After Thanksgiving, when the cold sets in and the neighbors abandon their pumpkins for Christmas wreaths, I always feel a little melancholy when I drive down the street on trash day and see all the discarded pumpkins in the yard waste cans.
I'm lucky, though. Living on an acre lot, I have a large garden area across the back of the property that ends at the edge of a steep ravine. When it's time to bring out the holiday trimmings, our pumpkins, gourds and squash find a new home in the then-barren garden and return to nature by becoming a smorgasbord for deer, squirrels, raccoon and woodchuck.
In the relatively short time before they're devoured or shoved into the ravine by an over-zealous deer or raccoon, they add much-needed color to the spent garden.
The dusting of snow makes them look like sugary treats.
My husband and I make a habit of checking out the autumn leftovers every day. The deer shove them around the garden as they munch on them. The squirrels sit on top of them and dig out the insides. Occasionally, we see a critter nudge its meal a bit too hard and it rolls off the edge of the ravine and down into the creek.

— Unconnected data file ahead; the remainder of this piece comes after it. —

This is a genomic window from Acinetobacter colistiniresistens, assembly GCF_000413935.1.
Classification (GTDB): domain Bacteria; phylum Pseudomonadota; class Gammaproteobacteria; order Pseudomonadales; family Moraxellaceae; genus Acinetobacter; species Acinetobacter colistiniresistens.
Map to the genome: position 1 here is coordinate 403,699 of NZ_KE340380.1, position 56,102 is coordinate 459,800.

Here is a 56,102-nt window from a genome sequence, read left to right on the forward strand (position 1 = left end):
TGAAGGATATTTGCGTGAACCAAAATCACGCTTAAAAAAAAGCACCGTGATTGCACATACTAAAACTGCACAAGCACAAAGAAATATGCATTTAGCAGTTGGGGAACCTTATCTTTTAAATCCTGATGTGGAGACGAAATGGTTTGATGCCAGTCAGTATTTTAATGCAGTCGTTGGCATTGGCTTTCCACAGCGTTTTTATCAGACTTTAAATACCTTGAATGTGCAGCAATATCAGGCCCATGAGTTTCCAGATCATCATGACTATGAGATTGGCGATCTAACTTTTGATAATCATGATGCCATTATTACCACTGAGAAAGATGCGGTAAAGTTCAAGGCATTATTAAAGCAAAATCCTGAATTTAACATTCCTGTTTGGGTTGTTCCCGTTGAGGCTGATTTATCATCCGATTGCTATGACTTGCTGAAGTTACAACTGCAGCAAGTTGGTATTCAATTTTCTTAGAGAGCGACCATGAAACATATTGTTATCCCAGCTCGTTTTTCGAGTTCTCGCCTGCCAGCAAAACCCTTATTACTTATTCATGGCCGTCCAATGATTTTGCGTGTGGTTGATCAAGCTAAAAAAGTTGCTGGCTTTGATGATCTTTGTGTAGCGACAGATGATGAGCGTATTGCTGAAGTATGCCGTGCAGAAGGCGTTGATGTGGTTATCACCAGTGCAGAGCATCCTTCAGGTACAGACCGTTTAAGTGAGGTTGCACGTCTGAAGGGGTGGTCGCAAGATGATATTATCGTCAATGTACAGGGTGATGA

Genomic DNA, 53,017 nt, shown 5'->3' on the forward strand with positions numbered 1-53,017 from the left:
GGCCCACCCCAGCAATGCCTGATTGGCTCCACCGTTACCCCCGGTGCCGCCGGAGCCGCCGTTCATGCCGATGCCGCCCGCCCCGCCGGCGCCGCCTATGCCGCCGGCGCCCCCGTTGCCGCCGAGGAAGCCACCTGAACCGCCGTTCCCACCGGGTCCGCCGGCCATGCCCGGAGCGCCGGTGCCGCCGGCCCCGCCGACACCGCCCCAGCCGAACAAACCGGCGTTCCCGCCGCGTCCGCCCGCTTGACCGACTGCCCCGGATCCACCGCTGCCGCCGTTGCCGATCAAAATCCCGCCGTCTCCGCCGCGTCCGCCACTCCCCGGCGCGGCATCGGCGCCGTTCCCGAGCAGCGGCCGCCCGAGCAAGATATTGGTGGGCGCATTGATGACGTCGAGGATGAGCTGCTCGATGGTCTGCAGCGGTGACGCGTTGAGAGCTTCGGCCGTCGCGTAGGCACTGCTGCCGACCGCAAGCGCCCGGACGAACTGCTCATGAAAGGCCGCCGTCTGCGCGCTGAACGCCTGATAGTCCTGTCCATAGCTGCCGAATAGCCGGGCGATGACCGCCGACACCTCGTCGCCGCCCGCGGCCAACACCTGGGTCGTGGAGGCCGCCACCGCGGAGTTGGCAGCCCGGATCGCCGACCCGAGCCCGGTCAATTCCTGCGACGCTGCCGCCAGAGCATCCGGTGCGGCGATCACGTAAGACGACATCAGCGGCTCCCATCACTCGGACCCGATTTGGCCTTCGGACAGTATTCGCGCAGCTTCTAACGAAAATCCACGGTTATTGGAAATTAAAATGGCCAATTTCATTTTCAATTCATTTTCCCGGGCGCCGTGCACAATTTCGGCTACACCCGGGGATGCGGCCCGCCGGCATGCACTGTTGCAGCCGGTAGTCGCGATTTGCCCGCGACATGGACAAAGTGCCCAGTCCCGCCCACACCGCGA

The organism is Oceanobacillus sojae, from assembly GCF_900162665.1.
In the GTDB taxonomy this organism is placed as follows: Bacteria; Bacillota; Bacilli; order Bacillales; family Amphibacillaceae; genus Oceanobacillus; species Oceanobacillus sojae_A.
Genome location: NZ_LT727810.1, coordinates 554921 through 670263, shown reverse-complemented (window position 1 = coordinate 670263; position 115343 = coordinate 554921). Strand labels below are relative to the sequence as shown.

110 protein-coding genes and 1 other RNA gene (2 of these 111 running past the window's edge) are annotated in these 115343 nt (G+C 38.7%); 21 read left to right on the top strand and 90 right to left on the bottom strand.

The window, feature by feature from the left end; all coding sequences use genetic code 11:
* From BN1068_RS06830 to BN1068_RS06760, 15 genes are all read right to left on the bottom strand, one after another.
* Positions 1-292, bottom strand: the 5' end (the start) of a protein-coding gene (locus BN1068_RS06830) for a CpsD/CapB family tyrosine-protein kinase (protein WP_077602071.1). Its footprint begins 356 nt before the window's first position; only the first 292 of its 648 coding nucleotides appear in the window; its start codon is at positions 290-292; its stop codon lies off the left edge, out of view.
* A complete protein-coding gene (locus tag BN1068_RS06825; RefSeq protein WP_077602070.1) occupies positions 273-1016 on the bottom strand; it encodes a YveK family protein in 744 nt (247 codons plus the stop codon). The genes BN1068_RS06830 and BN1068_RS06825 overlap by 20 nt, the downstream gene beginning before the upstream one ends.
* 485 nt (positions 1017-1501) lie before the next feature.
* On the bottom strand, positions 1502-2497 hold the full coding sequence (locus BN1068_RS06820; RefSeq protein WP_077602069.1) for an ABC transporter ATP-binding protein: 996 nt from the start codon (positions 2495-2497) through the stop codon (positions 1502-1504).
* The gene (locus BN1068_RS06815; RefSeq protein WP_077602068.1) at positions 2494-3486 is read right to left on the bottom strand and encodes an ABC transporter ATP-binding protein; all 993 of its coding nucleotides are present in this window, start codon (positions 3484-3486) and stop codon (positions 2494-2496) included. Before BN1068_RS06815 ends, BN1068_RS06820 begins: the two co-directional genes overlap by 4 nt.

Sometimes the seeds that are left behind sprout volunteer plants in the spring--plants the deer generally eat before they mature into produce-bearing vines.
Every year, I look forward to giving our autumn bounty a resting place in the garden. It just seems so harmonious.
Here's a view of the garden about five hours after I took the pumpkin photos.
Make it a great day!